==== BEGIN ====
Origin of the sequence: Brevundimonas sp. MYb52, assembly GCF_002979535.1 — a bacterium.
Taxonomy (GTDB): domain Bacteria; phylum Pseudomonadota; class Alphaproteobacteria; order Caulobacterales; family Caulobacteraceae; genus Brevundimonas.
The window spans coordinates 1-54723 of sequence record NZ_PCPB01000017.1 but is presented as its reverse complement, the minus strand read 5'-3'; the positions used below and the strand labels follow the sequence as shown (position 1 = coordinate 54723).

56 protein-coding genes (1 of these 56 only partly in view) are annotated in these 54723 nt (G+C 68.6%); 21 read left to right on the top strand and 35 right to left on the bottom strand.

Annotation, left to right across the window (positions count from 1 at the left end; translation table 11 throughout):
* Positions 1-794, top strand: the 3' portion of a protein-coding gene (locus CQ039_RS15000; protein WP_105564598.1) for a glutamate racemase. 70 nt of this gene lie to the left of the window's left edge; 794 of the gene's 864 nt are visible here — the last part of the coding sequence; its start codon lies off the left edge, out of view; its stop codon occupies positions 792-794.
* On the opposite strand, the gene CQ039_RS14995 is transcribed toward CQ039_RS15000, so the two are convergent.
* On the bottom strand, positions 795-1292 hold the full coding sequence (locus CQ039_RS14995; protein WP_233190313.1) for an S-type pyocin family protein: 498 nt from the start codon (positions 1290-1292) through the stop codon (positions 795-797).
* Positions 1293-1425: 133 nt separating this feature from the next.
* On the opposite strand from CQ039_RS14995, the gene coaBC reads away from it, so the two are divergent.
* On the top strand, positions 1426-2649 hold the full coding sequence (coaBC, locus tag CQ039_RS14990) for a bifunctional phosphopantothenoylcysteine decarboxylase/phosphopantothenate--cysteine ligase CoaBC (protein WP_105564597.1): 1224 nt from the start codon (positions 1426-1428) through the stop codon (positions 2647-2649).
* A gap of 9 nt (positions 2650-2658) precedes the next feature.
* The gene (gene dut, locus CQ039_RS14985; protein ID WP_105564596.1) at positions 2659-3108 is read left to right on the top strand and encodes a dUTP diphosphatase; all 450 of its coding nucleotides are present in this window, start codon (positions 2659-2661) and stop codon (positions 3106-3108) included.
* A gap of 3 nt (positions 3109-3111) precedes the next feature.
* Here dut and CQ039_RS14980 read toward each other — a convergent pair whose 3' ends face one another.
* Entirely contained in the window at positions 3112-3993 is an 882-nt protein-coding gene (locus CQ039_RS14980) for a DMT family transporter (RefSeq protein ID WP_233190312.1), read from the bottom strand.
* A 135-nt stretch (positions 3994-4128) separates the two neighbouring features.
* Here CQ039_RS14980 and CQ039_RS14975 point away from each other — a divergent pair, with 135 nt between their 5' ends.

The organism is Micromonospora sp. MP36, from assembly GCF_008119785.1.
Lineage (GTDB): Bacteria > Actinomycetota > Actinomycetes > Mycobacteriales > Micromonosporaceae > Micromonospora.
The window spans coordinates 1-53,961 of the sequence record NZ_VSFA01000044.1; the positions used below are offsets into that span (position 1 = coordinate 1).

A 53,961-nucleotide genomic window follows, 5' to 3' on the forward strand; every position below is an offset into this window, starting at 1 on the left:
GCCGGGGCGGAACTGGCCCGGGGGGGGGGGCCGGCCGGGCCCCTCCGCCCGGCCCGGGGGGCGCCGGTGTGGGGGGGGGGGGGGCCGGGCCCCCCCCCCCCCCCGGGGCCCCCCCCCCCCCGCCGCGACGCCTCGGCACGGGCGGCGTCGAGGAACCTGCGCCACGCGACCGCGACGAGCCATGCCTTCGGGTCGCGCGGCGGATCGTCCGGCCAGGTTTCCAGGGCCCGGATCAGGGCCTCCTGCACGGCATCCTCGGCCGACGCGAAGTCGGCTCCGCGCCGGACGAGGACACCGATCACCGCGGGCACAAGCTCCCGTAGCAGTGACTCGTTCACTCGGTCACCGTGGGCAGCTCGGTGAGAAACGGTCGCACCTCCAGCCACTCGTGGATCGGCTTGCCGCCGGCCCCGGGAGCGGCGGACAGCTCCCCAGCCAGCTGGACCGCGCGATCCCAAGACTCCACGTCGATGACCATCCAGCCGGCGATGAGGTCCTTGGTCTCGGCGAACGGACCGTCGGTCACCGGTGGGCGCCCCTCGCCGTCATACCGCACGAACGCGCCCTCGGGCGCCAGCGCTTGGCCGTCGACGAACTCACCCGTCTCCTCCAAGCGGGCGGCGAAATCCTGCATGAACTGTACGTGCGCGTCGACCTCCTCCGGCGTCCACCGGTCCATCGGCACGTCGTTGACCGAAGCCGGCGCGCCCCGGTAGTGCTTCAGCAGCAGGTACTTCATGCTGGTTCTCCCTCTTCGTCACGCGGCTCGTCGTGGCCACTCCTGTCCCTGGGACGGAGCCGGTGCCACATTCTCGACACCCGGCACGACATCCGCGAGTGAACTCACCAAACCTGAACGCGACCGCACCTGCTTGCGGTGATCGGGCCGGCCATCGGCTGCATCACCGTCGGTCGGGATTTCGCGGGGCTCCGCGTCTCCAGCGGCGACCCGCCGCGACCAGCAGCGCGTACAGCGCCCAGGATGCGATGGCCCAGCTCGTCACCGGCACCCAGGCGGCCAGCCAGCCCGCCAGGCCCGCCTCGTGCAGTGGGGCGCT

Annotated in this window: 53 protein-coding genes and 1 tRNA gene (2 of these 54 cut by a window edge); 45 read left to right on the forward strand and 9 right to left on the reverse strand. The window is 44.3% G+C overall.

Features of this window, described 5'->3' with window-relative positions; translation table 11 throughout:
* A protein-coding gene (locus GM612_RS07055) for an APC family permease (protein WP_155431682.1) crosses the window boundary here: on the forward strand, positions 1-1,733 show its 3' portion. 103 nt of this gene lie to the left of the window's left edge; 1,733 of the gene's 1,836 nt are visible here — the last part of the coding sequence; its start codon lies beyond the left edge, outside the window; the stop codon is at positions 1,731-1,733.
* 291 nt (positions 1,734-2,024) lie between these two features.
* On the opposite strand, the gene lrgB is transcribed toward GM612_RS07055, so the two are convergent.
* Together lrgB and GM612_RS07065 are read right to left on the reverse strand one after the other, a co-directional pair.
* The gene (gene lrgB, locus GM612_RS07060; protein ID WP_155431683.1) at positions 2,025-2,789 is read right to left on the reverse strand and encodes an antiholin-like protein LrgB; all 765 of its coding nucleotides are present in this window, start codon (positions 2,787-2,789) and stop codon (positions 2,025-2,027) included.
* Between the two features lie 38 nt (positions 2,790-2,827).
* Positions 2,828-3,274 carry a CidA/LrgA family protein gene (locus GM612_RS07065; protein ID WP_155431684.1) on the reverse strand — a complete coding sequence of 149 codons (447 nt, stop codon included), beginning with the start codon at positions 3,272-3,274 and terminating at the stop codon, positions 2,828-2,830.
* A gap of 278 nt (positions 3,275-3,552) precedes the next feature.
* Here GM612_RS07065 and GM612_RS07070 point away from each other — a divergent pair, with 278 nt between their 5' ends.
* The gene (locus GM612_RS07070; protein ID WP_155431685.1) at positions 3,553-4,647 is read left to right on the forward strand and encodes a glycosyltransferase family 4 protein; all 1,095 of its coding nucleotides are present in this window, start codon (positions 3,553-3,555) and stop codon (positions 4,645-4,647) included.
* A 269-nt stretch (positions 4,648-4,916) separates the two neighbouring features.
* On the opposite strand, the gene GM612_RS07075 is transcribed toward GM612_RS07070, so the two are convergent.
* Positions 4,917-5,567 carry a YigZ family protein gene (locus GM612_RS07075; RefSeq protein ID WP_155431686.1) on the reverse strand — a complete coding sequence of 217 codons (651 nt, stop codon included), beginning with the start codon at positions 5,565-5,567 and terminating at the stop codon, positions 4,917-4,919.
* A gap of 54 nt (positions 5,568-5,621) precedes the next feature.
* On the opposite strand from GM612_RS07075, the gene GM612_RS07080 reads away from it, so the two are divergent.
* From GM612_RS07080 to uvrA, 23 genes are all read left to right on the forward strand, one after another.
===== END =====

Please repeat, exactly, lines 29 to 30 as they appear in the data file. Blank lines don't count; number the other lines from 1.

* Together lrgB and GM612_RS07065 are read right to left on the reverse strand one after the other, a co-directional pair.
* The gene (gene lrgB, locus GM612_RS07060; protein ID WP_155431683.1) at positions 2,025-2,789 is read right to left on the reverse strand and encodes an antiholin-like protein LrgB; all 765 of its coding nucleotides are present in this window, start codon (positions 2,787-2,789) and stop codon (positions 2,025-2,027) included.